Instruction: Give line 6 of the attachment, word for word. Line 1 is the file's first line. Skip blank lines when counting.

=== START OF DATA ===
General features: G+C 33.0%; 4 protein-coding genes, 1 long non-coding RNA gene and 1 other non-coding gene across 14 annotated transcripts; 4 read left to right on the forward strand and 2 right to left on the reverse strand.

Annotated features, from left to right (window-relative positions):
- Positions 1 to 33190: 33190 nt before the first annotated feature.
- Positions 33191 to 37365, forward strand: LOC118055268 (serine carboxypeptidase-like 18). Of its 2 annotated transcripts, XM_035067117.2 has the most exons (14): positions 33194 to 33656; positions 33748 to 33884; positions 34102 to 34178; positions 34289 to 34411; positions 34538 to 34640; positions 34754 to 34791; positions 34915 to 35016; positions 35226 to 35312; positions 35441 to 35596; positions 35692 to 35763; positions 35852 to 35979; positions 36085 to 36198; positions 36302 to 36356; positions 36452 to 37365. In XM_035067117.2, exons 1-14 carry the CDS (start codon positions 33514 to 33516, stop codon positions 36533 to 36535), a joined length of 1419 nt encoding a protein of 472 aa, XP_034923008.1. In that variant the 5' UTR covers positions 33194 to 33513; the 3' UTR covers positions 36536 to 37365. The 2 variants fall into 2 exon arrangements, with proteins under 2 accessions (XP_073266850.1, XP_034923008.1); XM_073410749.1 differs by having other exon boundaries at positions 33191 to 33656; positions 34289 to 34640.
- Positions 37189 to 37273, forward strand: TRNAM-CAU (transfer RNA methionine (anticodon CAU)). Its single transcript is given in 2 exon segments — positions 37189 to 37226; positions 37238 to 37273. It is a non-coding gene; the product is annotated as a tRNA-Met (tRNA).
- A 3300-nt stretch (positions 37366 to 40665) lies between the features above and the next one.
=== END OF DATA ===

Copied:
- A 3300-nt stretch (positions 37366 to 40665) lies between the features above and the next one.